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5 Myths Black People Need To Stop Believing About Depression

Here are 5 myths you might have heard about depression in the black community.
Depression in black South Africans
Depression in black South Africans
Unsplash | Sam Burriss

"I would go days without going outside. My breath foul from words unsaid. My body numb. I would sit in silence, watching the sun's tragic attempts to break through the thick curtains that I never opened. I lost track of the days. Weeks bled into months." These words were written by a 33-year old Joburg-based Creative, Vus Ngxande, speaking out about his relationship with depression.

His words stand out. They are alarming even. Because for most black people and amongst black people in South Africa, depression is taboo and for a black man to outwardly say he's dealing with depression is even more unusual.

Depression in black communities is not widely written about. According to the South African Depression and Anxiety Group, SADAG the prevalence of depression amongst black South African is largely uninvestigated and undocumented for a number of reasons. "The studies that have been done indicate that the numbers are seriously high, with approximately 18% of black patients presenting at primary health care facilities being found to be suffering from depression. This may even be an underestimation of the figures, as it has been found that GP's fail to detect between 33% to 50% of depressive disorders in patients presenting to them."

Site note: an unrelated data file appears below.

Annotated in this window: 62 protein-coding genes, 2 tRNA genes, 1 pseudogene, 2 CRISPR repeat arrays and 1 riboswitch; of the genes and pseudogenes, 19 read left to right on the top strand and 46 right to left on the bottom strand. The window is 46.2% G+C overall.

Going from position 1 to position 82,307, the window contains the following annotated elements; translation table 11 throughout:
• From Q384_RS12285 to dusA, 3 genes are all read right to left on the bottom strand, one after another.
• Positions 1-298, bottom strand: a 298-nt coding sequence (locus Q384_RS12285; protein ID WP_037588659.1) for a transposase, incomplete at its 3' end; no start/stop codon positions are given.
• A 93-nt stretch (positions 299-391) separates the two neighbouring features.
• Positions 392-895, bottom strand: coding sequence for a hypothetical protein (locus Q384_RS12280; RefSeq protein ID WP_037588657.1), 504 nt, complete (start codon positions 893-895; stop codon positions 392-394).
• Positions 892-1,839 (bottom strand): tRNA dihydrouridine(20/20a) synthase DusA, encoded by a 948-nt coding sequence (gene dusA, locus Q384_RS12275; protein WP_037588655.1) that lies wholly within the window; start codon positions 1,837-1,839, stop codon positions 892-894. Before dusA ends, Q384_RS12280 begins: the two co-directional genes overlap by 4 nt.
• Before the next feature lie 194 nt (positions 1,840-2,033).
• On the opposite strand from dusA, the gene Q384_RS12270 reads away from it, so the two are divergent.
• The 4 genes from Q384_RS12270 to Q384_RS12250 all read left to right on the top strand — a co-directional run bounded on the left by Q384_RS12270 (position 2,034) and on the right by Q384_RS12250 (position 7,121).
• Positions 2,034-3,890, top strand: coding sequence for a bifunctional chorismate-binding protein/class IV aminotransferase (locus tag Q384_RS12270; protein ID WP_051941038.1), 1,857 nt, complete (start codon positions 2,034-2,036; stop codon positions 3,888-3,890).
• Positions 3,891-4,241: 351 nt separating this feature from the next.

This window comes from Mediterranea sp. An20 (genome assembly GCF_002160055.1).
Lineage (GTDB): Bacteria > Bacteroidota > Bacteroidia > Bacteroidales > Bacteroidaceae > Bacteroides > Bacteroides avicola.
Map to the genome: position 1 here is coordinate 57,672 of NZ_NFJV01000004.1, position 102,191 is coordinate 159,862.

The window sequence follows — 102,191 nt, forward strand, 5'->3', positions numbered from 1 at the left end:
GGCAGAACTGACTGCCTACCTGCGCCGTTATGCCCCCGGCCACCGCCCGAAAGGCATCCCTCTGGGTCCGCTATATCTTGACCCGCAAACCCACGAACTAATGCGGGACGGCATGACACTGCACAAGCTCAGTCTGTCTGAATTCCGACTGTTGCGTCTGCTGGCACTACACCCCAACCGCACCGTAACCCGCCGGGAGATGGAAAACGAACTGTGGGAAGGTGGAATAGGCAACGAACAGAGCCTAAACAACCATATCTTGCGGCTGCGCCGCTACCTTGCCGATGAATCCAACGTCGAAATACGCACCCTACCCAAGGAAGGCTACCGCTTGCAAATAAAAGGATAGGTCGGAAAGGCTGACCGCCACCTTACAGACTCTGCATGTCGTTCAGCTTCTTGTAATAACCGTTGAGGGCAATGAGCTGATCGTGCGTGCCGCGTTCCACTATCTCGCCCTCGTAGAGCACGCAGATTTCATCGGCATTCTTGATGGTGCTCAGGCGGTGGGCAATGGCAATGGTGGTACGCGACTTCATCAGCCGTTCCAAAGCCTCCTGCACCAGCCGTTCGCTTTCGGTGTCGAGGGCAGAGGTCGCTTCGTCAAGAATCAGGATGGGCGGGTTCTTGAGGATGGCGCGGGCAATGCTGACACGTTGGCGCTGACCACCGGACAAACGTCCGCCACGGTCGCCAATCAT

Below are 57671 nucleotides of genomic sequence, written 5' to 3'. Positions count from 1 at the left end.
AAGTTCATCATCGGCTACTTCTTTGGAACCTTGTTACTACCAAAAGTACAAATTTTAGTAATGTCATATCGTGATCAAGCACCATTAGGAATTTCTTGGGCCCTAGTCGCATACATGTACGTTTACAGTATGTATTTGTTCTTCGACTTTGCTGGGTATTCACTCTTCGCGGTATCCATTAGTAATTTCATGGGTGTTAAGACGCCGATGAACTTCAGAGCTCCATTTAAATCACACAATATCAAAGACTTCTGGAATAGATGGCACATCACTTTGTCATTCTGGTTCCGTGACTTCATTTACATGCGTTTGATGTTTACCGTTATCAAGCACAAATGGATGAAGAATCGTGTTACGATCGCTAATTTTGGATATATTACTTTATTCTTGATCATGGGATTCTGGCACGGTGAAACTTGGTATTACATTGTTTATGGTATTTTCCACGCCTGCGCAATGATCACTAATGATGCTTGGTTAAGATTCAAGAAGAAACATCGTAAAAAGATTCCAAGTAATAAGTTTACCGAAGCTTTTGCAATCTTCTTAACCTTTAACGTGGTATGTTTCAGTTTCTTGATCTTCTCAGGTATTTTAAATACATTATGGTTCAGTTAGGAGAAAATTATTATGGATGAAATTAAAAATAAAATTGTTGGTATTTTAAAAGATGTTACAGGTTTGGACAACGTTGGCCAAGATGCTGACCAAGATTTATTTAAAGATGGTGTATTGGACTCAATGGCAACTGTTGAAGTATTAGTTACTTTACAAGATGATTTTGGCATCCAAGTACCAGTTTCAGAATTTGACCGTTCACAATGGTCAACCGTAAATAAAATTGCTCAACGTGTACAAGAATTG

Ngxande says that his depression went undiagnosed for many years (until it was uncovered in therapy recently) because at the time he thought it was just a temporary feeling of sadness that would pass - as many people believe. "We view depression as flu, rather than a broken bone," he says.

Depression is deeply misunderstood in South Africa, especially amongst black people. Here are five common myths about depression in the black community:

1. 'There's No Zulu/ African Word For Depression"

A common reaction to depression is: "Yini leyonto ngesiZulu?" (what is that in the isiZulu language). Implying that the absence of a definition for depression means it does not exist.